I looked in the mirror and practiced flipping my long, blond hair over my shoulder. My blue eyes had a sea-green tint to them today--a side effect of my favorite chocolate brown sweater. When I smiled, my rose-tinted lips formed a perfect Cupid's bow.
You've probably read a passage like this before. Describing a character with a visual trick like this is tempting. For one thing, it's easy. Hopefully you can see from the (overdone) example above how false that description reads to the audience.
Generally, you want to avoid the "mirror" cliche, or anything similar, as an easy out to describe your characters. That means no mirrors, still ponds, metallic surfaces, twins, photographs, etc. But the fact that the mirror is an overused cliche isn't the only reason to skip the looking glass. The bigger problem is that it isn't authentic.
Your characters' internal dialogue needs to be realistic, just like regular dialogue.
When a character looks at themselves in the mirror and describes themselves through inner dialogue, we're riding inside their thoughts. And I don't know many people who look in the mirror and catalog their traits like this. I might think, "Wow, my hair looks good today!" But I'm not going to think, "Wow, my straight blond hair looks really good!" because I already know what my hair looks like.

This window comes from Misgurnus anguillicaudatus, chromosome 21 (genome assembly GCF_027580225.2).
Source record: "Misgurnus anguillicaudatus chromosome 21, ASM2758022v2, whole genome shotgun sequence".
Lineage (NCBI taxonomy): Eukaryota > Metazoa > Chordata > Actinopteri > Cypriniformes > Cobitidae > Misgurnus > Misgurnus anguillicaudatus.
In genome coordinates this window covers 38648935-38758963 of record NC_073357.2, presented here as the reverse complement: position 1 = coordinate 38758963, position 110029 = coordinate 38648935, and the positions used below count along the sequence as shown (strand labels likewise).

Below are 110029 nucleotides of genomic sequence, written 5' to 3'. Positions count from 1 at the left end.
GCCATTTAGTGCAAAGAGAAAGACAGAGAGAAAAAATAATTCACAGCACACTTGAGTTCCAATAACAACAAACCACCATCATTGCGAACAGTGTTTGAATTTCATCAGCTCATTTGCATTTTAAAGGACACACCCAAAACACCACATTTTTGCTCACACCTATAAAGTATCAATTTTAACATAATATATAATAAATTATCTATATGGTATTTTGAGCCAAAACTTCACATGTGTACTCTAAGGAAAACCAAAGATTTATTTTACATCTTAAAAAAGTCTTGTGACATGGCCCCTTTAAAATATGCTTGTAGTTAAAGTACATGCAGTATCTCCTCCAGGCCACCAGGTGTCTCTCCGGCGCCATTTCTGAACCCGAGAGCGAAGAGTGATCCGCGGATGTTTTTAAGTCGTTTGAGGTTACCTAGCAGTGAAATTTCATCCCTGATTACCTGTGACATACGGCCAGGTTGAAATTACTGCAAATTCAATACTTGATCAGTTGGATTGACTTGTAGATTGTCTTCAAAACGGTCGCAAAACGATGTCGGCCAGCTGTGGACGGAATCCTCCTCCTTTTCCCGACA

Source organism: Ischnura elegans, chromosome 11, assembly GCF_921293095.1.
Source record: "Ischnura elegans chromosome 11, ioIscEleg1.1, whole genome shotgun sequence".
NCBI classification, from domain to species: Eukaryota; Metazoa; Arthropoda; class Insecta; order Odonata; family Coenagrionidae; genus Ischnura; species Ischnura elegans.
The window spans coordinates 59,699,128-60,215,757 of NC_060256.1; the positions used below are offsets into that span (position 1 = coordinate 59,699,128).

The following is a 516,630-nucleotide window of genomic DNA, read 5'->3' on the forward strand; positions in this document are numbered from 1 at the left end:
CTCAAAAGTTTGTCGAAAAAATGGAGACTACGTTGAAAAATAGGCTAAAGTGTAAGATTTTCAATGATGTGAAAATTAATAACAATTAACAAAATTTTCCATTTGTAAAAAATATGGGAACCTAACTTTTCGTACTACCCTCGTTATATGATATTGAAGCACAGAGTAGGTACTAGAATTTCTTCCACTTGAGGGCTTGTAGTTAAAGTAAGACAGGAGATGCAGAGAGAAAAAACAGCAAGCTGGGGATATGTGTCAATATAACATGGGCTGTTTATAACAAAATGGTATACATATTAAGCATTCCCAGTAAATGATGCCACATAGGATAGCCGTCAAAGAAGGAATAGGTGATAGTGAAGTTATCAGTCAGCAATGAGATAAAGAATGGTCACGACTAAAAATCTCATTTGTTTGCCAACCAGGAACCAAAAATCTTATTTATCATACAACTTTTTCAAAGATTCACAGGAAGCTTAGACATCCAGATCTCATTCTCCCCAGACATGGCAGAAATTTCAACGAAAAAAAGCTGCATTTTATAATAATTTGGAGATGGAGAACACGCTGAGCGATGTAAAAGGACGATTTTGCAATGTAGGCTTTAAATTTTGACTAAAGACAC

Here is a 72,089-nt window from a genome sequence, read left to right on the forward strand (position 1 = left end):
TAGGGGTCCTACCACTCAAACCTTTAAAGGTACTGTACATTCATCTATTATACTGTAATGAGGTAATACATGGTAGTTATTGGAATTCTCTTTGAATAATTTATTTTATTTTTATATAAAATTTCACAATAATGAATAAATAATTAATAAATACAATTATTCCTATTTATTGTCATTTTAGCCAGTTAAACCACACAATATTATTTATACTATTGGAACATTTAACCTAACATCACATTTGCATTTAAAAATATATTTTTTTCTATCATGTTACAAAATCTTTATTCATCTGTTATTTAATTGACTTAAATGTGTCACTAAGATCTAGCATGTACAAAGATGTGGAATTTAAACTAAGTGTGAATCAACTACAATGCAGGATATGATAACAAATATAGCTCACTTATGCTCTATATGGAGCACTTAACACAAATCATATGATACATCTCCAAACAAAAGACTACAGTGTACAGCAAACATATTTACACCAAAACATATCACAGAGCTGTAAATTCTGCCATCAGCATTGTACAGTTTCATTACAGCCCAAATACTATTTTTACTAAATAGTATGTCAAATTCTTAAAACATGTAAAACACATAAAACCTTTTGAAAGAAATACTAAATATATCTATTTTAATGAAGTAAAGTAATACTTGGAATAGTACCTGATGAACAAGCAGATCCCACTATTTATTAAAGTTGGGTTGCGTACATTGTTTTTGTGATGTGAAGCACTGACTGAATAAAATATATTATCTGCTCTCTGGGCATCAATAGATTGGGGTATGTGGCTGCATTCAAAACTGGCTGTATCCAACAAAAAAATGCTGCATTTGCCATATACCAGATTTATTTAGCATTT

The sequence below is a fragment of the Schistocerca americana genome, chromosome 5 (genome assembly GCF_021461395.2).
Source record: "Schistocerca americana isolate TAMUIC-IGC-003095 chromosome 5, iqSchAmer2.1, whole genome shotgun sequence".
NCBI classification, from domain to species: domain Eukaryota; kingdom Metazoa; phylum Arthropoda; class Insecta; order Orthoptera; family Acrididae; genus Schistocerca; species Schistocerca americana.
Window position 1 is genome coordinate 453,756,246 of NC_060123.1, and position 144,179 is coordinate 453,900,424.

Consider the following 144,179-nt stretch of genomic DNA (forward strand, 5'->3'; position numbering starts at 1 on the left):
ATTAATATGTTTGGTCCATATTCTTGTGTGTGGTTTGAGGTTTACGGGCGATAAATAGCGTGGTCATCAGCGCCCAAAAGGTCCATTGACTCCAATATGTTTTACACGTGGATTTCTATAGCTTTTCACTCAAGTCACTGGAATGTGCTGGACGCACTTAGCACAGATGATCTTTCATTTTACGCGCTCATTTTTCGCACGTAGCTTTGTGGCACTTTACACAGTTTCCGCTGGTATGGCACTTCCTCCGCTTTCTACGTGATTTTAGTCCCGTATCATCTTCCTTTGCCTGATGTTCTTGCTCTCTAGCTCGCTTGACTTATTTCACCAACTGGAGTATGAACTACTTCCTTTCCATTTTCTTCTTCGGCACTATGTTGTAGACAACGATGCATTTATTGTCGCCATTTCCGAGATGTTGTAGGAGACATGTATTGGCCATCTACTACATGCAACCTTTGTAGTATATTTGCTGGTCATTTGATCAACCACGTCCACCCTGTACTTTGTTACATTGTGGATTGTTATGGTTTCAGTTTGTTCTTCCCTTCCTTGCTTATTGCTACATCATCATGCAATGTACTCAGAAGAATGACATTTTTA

(And please, if you're writing about a character who is a different ethnicity than you, don't use the mirror as an opportunity to point that out. A Black person doesn't look in the mirror and think about how dark their skin is; a Chinese person doesn't look in the mirror and think about the shape of their eyes. Because those are parts of their everyday reality.)
So, while you try to avoid cliched situations like the mirror, think about what's underneath. Dig into what your character really sounds like and how they think of themselves, and then spread the details out to develop your characters more naturally.
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